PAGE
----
I was getting a second opinion without permission! Dr. Lightner answered so many of my questions. She was open, honest, and forthright, and in-my-face wording helped me immensely. Dr. Lightner was a breath of fresh air, though I did not care what she said.
She stated that H’s condition was more progressive. Dr. Lightner did not see the ocular flutter, which, to her, ruled out OMS. She wanted to run all the tests again. The previous test had been a year ago. Note that she was wrong. He did have OMS. H was assessed correctly and diagnosed at UPMC in Pittsburgh by the amazing Dr. Kavita Thakkar.
Part 2: Have You Ever Tried to Nail Jello to a Wall?
All tests returned the same, and while he was at the hospital, the ocular flutter reappeared, making her believe that it was OMS (confusing, I know). So, in the end, we felt confident in this “clinical” diagnosis. She said, in her opinion, she would try the protocol again, but that is something I needed to discuss with our regular neuro, as she was confirming a diagnosis.
Zebra versus Okapi
In the medical field, a ZEBRA means an unlikely diagnostic possibility. It comes from an old saying used in teaching medical students. These students are taught how to think logically regarding the differential diagnosis: ‘When you hear hoofbeats, think of horses, not zebras.’ H was not a horse. We THOUGHT he was a zebra. Then, we discovered that he is NOT a zebra. He is an Okapi (incidentally my all-time favorite animal). They are incredibly rare.
As we were finishing up an “unconventional” treatment plan for our son, we decided to give our family a bit of respite—SonRidge Health and Healing Center in St. Augustine, Florida. Dr. Marty Monahan took over the business with Jack Garvy retired.
I have 11 people in my immediate family. Everyone is going in a different direction. We have one struggling with depression, one planning her life, and one who can’t keep her head above the waves. There is one who is ready to launch, one whose deficit and valley get larger and larger, and one who is stepping into puberty. Then there is the one who can either walk or not walk based on any given day and circumstances.
Add that to a mentally exhausted mama, an overworked daddy, and a strained marriage, and you see that we all needed new scenery. 5 Days After my Son’s Treatment.
This Happened: My Boy is WALKING
My Boy is WALKING after three intensive days of therapy. I can’t even adequately verbalize my emotions. Amazingly, I watched him stand up by himself. As a result, this was a moment I will never forget. Then, because He is incredible, he RUNS to the ocean. I’m so thankful that I caught that on my camera. I got the best video; ironically, my camera attached a still shot. Yes, it is framed in my house. H, running to the ocean, carrying a stick. Fearless, confident, and strong. I’m amazed at God’s goodness. We still have a long road to go. Realistically, this is an unknown condition. God has healed him. We are just waiting for the complete manifestation of that healing in his little body.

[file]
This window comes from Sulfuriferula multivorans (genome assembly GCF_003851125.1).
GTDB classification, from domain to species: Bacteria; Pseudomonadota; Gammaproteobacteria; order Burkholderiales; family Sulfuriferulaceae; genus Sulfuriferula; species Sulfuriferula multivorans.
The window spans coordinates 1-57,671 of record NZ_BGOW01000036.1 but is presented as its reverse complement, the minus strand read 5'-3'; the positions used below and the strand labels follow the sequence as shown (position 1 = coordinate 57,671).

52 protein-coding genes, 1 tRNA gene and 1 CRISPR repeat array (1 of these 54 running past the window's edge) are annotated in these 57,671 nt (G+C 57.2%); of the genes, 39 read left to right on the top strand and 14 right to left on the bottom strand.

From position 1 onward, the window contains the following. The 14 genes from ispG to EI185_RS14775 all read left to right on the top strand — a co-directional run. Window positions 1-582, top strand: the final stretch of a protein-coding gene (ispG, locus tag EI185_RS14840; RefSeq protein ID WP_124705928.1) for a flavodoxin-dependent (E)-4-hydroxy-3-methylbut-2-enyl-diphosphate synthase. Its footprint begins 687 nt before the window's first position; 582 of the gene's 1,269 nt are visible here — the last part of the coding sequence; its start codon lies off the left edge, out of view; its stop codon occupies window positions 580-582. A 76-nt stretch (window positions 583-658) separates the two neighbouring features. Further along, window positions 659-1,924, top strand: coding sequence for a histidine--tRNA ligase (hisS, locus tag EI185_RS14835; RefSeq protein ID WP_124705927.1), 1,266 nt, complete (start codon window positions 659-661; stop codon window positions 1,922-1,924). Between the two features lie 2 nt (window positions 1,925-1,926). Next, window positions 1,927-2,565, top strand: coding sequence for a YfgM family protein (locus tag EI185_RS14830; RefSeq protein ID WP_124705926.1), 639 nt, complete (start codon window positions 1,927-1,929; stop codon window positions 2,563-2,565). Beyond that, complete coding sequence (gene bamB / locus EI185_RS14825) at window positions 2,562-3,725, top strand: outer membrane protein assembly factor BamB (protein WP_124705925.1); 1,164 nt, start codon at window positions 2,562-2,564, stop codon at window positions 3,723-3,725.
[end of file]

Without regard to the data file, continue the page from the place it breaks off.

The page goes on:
My Boy is WALKING!!!!!!!!!!! He is still shaky, but he is out of that damned wheelchair. Honestly, he does not even need the gait walker. He gets tired quickly, but when he is up, he runs. It is a miracle from God. I know that the stripes of Jesus have already healed him. Today, I have seen with my eyes instead of hearing with my ears.
Meet My Okapi Miracle
What a miraculous moment. God is always good, yet when you see your son walk unassisted for the first time in MONTHS. You CHOOSE to give God the glory because He is the only one who deserves it. God is writing H’s story. He has been writing since before He created the Earth. I get to sit on the sidelines and enjoy the view.
He has all the provisions in place for H. For what he is dealing with and all trials that he is currently going through. God is good. He is faithful. Our family will heal. Our son WILL heal. He is strong, kind, brave, and good. I will hold onto this moment for the rest of my life. My heart almost explodes every single time I see it.
He just got up, running to the ocean. The ocean is his haven and his safe place. The bathtub, not so much. The shower, not on your life. He is not even fond of the swimming pool. When you see the ocean’s vastness, one would think he would be afraid.
Fear. It is not in this boy’s vocabulary regarding the ocean.
He is simply fearless.